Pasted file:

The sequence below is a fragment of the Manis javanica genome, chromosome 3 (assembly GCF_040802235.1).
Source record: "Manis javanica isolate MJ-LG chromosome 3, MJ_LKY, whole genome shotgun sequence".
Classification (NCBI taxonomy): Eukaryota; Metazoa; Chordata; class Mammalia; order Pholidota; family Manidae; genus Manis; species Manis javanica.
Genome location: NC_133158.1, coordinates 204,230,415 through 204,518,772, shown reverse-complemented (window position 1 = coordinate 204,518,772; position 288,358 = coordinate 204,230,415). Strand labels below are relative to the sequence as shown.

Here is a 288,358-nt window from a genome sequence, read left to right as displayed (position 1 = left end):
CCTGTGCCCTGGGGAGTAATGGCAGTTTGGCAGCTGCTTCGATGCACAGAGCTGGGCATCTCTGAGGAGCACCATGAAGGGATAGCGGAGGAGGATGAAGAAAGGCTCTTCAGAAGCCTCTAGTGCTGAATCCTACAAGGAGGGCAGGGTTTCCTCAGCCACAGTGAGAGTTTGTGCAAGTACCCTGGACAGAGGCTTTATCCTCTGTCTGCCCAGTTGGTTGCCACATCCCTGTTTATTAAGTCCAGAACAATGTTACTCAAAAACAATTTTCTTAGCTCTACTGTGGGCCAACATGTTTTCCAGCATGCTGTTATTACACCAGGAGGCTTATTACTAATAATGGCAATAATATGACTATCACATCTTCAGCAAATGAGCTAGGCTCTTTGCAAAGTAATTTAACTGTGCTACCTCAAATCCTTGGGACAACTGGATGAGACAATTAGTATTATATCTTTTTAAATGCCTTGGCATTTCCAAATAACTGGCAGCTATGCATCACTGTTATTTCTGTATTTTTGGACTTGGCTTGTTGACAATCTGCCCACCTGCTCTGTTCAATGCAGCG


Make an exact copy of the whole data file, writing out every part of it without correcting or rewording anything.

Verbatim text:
The sequence below is a fragment of the Manis javanica genome, chromosome 3 (assembly GCF_040802235.1).
Source record: "Manis javanica isolate MJ-LG chromosome 3, MJ_LKY, whole genome shotgun sequence".
Classification (NCBI taxonomy): Eukaryota; Metazoa; Chordata; class Mammalia; order Pholidota; family Manidae; genus Manis; species Manis javanica.
Genome location: NC_133158.1, coordinates 204,230,415 through 204,518,772, shown reverse-complemented (window position 1 = coordinate 204,518,772; position 288,358 = coordinate 204,230,415). Strand labels below are relative to the sequence as shown.

Here is a 288,358-nt window from a genome sequence, read left to right as displayed (position 1 = left end):
CCTGTGCCCTGGGGAGTAATGGCAGTTTGGCAGCTGCTTCGATGCACAGAGCTGGGCATCTCTGAGGAGCACCATGAAGGGATAGCGGAGGAGGATGAAGAAAGGCTCTTCAGAAGCCTCTAGTGCTGAATCCTACAAGGAGGGCAGGGTTTCCTCAGCCACAGTGAGAGTTTGTGCAAGTACCCTGGACAGAGGCTTTATCCTCTGTCTGCCCAGTTGGTTGCCACATCCCTGTTTATTAAGTCCAGAACAATGTTACTCAAAAACAATTTTCTTAGCTCTACTGTGGGCCAACATGTTTTCCAGCATGCTGTTATTACACCAGGAGGCTTATTACTAATAATGGCAATAATATGACTATCACATCTTCAGCAAATGAGCTAGGCTCTTTGCAAAGTAATTTAACTGTGCTACCTCAAATCCTTGGGACAACTGGATGAGACAATTAGTATTATATCTTTTTAAATGCCTTGGCATTTCCAAATAACTGGCAGCTATGCATCACTGTTATTTCTGTATTTTTGGACTTGGCTTGTTGACAATCTGCCCACCTGCTCTGTTCAATGCAGCG